The nature, or essence of the thing observed, which can be grasped by the human mind, Thomas calls its form. This word has a special sense in mediaeval philosophy. It does not mean the shape of a thing, or its state of health, or a mould for casting, or a bench or class in school, or a hare’s home, or something from Gestalt psychology. For Thomas form means what a thing is, and it is expressed by a common noun. So the form of a dog is ‘dog,’ of a horse is ‘horse,’ of the blueness of a thing is ‘blueness,’ of the fact of being hot is ‘heat,’ and so on. Although, when received into our minds, a form is abstract, in the thing itself it is real. All this may seem rather alien to us today. The modern world began losing any concept of form from the fourteenth century onwards, as I shall explain below. It is my contention, however, and I shall say this over and over again in this book, that it is the lack of any conception of form in the modern mind that has brought us to the point at which we are today. The loss of ‘form’ was ‘what went wrong’ in Western philosophy. Since philosophical theories eventually filter down into and shape the rest of society, the loss of form was what went wrong in society also.

      On the other hand, ‘what went right’ in philosophy was the life, career and writings of Thomas Aquinas. He was born in 1225, became a Dominican Friar in about 1244 and wrote and taught from about 1250 to 1273.  He died in 1274, having lectured mainly at the University of Paris, but also in various towns in Italy, finishing his career by teaching at the University of Naples, where he had started his own serious studies at the age of fourteen 3.  During his brief professional life he wrote about eighty works, some only a few pages long, others running to a thousand pages or more.  Towards the end of his life, from 1267 to 1273, he wrote a summary of his teaching, which fills over 2,000 quarto-sized pages of closely printed text.  It was left unfinished at his death but was completed in a Supplement by his faithful secretary, Reginald of Piperno, who took material from his earlier works, notably the Commentary on the Sentences, which was Thomas’s MA thesis. This Commentary was as long as, if not longer than, the later Summary of Theology ( the Summa theologiae, or Summa theologica, as it is often called now). In a brief prologue Thomas states that this summary of theology is written for the ‘instruction of beginners.’ Well argued and clearly set out, it leads the student through the subject step by step, explaining the terms used and considering possible objections. The best teacher of Thomism is Thomas Aquinas himself.

          One of the main characteristics of his philosophy is that of balance. It is apparent in his metaphysics (his teaching about the roots of being), his physics (his teaching about material things), his moral teaching and his political theory. This balance will be illustrated in almost all the chapters that follow. Here just one example will be given – the balance between ‘matter’ and ‘form.’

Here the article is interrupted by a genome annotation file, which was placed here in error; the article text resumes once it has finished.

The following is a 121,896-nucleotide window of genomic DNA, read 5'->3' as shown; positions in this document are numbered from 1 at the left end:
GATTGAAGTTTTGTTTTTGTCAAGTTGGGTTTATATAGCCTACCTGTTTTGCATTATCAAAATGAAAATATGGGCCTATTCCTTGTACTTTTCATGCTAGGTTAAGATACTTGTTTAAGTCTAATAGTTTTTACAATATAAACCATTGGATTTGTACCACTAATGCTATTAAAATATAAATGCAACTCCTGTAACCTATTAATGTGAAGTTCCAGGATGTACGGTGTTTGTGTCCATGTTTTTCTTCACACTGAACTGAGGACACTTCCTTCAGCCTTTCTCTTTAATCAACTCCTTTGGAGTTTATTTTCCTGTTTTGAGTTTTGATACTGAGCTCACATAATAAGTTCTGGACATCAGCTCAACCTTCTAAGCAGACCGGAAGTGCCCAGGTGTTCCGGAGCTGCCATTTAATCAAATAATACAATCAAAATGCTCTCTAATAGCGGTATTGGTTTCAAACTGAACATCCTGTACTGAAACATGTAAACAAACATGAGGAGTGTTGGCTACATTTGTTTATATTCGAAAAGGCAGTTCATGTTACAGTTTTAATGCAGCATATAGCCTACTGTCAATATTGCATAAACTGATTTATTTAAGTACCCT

I have said that the concept of ‘form’ as the inner nature of a thing is the important element in Thomas’s teaching that we now lack. How does the characteristic of balance enter into this teaching? Form is counterbalanced by matter. ‘Counterbalanced’ is perhaps the wrong word. The two are not comparable, but in material things they are inseparable. Everything in the physical world is composed of matter and form.  The matter is the part that changes, that is always potentially different; the form is the part that remains unchanged.  The form ‘cat’ is the same in the slippery, wet newborn kitten with closed eyes, in the blue-eyed ball of fluff a month later, and in the yellow-eyed full-grown cat that it will become.  The matter of the cat changes continually, but the form ‘cat’ remains unchanged.  What is more, the same form ‘cat’ is found in all other cats, and lives on, after the individual cat’s death, in every other cat, including her own kittens. The form of a thing is its species. It is what it is, it is the group to which it belongs, and it is what is handed on from generation to generation.

       If a thing’s form is ‘what it is’, why is matter necessary at all? What role is there left for it to play? For Thomas Aquinas it has a very important role indeed. Matter is what individuates. ‘Individuates’ is not a word we use very often today. For Thomas it means ‘separates or differentiates the individuals of one species from each other’.  Their species is their form (whether ‘dog’, ‘cat’, oak tree’, ‘man’ or whatever) – this unites them.  All dogs have the same form ‘dog,’ but each individual dog is made up of different matter. This sets him apart from all other dogs. It ‘individuates’ him. Thomas expresses this by saying,  ‘Matter is the principle of individuation.’  By making matter the element in each thing that separates it from others of the same species, Thomas identifies the form as the thing that unites these things. By making matter the principle of individuation he has liberated form to be the principle of unification

       The subsequent importance of this duality, strongly adhered to and defended by Thomas, will be examined more fully below in a consideration of what happened after his death.  For the moment let it suffice to say that by his division of all reality into matter and form Thomas was enabled to elaborate a philosophy which is a masterpiece of balance.